If i were to try and summarise the objective of the lesson in a brief sentence it would be:

To attack and defend using the body core (torso) by retracting, extending and retracting back to the original position.  This might seem like gobbledeegook so I’ll try and elaborate further….

If you have space and are alone (or in front of others and you won’t get embarassed) then stand up.

Now, If we were to think of the core of our body it would be the torso, the centre of us.  Now remember that our limbs are just extensions of our torso.  When we relax our arms they dangle to the side of us.  Now I want you to twist your body violently left to right and back again multiple times in quick succession.  What happens?

If your arms fling out in mad directions then congratulations you’re doing it right and you’re human!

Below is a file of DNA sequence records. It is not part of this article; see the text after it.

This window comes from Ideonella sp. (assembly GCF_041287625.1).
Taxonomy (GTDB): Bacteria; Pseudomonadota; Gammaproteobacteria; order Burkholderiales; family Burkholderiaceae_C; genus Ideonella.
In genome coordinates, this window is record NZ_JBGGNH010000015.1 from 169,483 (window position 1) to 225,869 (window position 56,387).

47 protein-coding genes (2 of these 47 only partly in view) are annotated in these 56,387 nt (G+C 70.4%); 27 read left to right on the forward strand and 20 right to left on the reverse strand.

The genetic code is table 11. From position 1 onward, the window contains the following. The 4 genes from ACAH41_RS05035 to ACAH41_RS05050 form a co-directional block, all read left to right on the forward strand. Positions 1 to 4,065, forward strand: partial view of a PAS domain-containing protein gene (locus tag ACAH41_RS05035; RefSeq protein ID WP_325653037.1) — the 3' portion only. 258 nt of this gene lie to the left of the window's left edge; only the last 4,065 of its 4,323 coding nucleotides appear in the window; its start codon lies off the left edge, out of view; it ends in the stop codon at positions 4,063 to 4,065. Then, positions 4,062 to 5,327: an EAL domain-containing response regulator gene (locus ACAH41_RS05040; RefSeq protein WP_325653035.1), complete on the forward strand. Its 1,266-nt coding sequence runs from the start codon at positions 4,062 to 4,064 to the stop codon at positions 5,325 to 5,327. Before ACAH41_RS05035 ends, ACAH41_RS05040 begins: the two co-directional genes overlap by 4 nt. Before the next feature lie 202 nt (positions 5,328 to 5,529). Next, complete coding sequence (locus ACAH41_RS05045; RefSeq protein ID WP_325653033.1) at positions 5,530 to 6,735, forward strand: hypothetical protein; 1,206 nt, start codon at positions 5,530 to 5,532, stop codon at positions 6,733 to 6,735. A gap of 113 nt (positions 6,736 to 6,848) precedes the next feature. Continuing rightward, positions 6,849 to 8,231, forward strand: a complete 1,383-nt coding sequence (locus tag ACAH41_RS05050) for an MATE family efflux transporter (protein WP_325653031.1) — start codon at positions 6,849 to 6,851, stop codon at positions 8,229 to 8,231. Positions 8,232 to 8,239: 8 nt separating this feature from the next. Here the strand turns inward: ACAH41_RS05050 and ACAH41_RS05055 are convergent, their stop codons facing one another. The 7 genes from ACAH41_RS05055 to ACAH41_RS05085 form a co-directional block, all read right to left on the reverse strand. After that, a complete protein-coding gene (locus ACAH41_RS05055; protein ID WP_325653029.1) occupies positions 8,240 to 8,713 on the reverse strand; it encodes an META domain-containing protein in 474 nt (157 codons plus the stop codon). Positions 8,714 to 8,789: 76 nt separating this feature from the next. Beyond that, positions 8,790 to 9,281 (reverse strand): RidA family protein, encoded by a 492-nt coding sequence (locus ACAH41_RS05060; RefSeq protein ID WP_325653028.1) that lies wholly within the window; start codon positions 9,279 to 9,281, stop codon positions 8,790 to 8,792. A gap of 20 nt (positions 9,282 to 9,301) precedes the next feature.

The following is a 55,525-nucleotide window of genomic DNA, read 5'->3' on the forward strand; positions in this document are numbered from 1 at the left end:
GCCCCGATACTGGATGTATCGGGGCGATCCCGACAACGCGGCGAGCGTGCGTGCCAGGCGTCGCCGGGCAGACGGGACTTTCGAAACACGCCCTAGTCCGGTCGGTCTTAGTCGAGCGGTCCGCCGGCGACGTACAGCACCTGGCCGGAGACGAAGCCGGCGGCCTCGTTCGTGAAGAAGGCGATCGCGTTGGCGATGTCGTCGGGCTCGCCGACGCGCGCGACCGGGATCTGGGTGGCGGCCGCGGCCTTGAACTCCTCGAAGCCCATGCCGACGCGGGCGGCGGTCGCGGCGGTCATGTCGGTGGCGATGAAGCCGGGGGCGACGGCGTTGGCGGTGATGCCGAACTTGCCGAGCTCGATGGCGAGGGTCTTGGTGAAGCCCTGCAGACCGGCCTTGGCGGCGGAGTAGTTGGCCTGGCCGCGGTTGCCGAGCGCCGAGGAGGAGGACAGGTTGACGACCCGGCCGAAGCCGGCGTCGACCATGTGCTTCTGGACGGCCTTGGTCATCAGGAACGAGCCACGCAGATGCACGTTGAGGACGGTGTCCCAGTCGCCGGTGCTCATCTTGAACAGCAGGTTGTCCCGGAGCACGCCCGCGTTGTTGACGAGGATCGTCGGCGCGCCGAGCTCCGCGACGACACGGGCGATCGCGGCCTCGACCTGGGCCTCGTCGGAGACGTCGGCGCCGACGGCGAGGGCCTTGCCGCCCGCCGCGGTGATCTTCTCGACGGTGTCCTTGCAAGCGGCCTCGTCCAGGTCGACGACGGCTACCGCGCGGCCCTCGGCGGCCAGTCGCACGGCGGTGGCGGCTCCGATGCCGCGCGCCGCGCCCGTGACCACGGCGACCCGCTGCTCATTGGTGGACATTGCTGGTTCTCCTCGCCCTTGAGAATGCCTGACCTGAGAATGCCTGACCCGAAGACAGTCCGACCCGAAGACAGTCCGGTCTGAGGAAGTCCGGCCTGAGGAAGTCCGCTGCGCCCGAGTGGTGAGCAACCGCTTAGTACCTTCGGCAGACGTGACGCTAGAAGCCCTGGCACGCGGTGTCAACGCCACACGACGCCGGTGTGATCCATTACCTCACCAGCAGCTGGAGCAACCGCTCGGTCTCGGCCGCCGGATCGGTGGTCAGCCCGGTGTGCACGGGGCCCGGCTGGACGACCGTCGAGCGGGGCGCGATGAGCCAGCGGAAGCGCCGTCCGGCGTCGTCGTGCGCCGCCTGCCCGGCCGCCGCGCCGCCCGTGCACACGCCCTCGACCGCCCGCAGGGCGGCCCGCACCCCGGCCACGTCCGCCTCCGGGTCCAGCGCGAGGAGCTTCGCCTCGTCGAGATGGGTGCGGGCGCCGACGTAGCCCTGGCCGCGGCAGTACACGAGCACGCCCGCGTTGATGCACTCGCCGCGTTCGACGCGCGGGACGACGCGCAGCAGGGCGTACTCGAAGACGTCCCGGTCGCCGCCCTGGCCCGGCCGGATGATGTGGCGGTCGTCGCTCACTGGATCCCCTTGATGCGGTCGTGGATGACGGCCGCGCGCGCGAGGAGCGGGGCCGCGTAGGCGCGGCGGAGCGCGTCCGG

Image of Sean Roberts Sensei explaining the body mechanics

So what does this all have to do with karate?  Well what if there were a way to control the limbs from the torso when it was engaged correctly?  What if the arm position on engagement of the torso were able to utilise the limb to perform blocks and strikes?

In karate, most karateka would be taught to twist the hips to utilise the power before punching out.  Imagine that but a step backwards.  Our arm not using energy to punch, but our arm merely being an extension of our torso and once that is engaged correctly it will fling out to attack or defend as one with our whole body.

I’m not kidding anyone now when I say this is hard.  Whether it is because we’ve been taught for so long to engage our body in a certain way that unlearning makes it more difficult I don’t know.  We then have to factor in that this isn’t just for one block/attack…  If we recoil the body correctly it will snap back the limb and a swift engagement the other way with our torso will be able to send the other arm or leg into action.